Nicotine replacement therapy in aneurysmal subarachnoid hemorrhage

Nicotine replacement therapy in aneurysmal subarachnoid hemorrhage

Smoking prevalence is twice as high among patients admitted to hospital because of the acute condition of aneurysmal subarachnoid hemorrhage (aSAH) as in the general population.

Despite vasoactive properties, administration of NRT among active smokers with acute SAH appeared to be safe, with similar rates of vasospasm and DCI, and a slightly higher rate of seizures. The association of NRT with lower mortality could be due to chance, uncontrolled factors, or a neuroprotective effect of nicotine in active smokers hospitalized with SAH, and should be tested prospectively 1).


Smoking was also associated with paradoxical superior outcomes on some measures, and future research to confirm and further understand the basis of this relationship is needed 2).


Current evidence suggests that NRT does not induce vasospasm, and is associated with improved outcomes in smokers hospitalized for SAH. Protocol registered in PROSPERO, available at: http://www.crd.york.ac.uk/PROSPERO/display_record.asp?ID=CRD42016037200 3) 4).


The use of NRT in the acute phase of aSAH does not seem to have an impact on the intensity of headaches or analgesic consumption 5).


Limited safety data may prompt caution regarding seizures and delirium in patients with subarachnoid hemorrhage 6).


Eisenring et al. investigated the international practice of NRT use for aSAH among neurosurgeons.

The online SurveyMonkey software was used to administer a 15-question, 5-min online questionnaire. An invitation link was sent to those 1425 of 1988 members of the European Association of Neurosurgical Societies (EANS) who agreed to participate in surveys to assess treatment strategies for withdrawal of tobacco smoking during aSAH. Factors contributing to physicians’ posture towards NRT were assessed.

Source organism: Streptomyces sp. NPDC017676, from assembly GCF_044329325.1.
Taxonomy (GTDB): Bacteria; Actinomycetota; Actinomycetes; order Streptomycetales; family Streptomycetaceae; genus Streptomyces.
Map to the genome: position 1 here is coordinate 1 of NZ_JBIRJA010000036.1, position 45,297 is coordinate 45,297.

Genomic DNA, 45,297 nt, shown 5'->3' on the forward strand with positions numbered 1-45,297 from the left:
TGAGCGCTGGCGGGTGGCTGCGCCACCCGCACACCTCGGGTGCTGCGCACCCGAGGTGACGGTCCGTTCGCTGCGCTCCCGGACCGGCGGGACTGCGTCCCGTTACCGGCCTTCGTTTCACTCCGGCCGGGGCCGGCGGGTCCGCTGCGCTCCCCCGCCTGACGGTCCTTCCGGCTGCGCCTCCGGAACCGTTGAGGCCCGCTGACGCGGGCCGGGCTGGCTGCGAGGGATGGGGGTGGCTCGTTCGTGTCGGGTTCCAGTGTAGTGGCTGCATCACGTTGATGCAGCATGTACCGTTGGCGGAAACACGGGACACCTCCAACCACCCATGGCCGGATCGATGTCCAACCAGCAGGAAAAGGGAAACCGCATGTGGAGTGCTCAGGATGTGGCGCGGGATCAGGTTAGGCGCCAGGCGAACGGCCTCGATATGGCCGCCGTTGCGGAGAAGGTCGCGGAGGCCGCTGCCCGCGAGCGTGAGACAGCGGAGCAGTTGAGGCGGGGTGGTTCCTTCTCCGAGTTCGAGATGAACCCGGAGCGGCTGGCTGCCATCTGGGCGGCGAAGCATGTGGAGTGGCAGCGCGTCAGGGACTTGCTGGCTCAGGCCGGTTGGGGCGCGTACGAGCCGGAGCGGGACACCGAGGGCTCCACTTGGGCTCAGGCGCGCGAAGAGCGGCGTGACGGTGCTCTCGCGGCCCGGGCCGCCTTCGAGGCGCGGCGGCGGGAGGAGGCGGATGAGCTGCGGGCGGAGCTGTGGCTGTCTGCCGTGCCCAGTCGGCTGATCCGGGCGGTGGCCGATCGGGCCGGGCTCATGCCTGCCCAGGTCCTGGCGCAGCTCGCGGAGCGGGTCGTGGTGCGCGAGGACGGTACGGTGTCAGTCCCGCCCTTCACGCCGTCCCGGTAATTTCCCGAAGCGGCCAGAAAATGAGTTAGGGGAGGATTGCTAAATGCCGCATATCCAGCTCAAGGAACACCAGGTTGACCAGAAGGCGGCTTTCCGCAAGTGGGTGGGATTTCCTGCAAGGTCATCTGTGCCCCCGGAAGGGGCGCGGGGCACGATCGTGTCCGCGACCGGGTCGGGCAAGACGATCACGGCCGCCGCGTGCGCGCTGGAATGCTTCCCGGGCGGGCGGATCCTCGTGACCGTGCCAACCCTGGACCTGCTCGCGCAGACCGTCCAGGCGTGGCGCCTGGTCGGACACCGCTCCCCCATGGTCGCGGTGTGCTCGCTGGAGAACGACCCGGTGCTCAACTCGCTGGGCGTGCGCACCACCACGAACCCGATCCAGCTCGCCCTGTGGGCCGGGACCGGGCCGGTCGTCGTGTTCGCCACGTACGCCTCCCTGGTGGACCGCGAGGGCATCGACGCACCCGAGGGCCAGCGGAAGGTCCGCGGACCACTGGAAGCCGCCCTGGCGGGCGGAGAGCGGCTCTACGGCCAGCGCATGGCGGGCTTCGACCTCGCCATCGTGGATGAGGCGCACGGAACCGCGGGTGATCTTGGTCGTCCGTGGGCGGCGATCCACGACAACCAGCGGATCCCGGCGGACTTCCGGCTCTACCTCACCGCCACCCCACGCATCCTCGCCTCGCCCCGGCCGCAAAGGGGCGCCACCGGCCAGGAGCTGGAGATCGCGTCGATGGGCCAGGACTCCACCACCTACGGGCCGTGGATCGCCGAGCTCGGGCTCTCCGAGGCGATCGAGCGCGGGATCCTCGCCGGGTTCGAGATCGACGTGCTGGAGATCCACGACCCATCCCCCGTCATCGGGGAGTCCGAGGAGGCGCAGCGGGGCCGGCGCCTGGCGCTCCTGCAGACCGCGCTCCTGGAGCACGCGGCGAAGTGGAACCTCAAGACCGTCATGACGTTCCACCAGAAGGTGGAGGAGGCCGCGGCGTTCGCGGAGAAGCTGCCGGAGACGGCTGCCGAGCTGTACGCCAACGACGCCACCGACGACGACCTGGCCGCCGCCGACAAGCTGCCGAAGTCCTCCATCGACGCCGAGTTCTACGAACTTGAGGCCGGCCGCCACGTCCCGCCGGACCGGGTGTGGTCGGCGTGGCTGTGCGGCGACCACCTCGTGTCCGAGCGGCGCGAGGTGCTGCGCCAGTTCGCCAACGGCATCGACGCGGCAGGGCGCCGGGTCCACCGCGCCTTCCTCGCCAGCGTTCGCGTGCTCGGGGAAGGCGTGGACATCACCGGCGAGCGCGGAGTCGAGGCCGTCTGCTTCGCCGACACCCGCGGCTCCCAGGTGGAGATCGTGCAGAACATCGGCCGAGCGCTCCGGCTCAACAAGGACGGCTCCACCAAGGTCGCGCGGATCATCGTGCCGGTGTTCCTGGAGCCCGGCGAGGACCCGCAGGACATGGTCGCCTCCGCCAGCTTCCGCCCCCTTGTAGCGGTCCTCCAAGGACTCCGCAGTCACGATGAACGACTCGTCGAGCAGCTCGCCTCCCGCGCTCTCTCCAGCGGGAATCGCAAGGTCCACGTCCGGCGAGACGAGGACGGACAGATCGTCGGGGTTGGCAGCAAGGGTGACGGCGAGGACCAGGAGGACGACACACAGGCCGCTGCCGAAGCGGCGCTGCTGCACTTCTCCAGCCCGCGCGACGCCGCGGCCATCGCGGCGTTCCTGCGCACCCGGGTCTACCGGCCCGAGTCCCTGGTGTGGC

A total of 158 physicians from 50 nations participated in the survey (response rate 11.1%); 68.4% (108) were affiliated with university hospitals and 67.7% (107) practiced at high-volume neurovascular centers with at least 30 treated aSAH cases per year. Overall, 55.7% (88) of physicians offered NRT to smokers with aSAH, 22.1% (35) offered non-NRT support including non-nicotine medication and counseling, while the remaining 22.1% (35) did not actively support smoking cessation. When smoking was not possible, 42.4% (67) of physicians expected better clinical outcomes when prescribing NRT instead of nicotine deprivation, 36.1% (57) were uncertain, 13.9% (22) assumed unaffected outcomes, and 7.6% (12) assumed worse outcomes. Only 22.8% (36) physicians had access to a local smoking cessation team in their practice, of whom half expected better outcomes with NRT as compared to deprivation.

A small majority of the surveyed physicians of the EANS offered NRT to support smoking cessation in hospitalized patients with aSAH. However, less than half believed that NRT could positively impact clinical outcomes as compared to deprivation. This survey demonstrated the lack of consensus regarding the use of NRT for hospitalized smokers with aSAH 7).


1)

Seder DB, Schmidt JM, Badjatia N, Fernandez L, Rincon F, Claassen J, Gordon E, Carrera E, Kurtz P, Lee K, Connolly ES, Mayer SA. Transdermal nicotine replacement therapy in cigarette smokers with acute subarachnoid hemorrhage. Neurocrit Care. 2011 Feb;14(1):77-83. doi: 10.1007/s12028-010-9456-9. PMID: 20949331.
2)

Dasenbrock HH, Rudy RF, Rosalind Lai PM, Smith TR, Frerichs KU, Gormley WB, Aziz-Sultan MA, Du R. Cigarette smoking and outcomes after aneurysmal subarachnoid hemorrhage: a nationwide analysis. J Neurosurg. 2018 Aug;129(2):446-457. doi: 10.3171/2016.10.JNS16748. Epub 2017 Oct 27. PMID: 29076779.
3)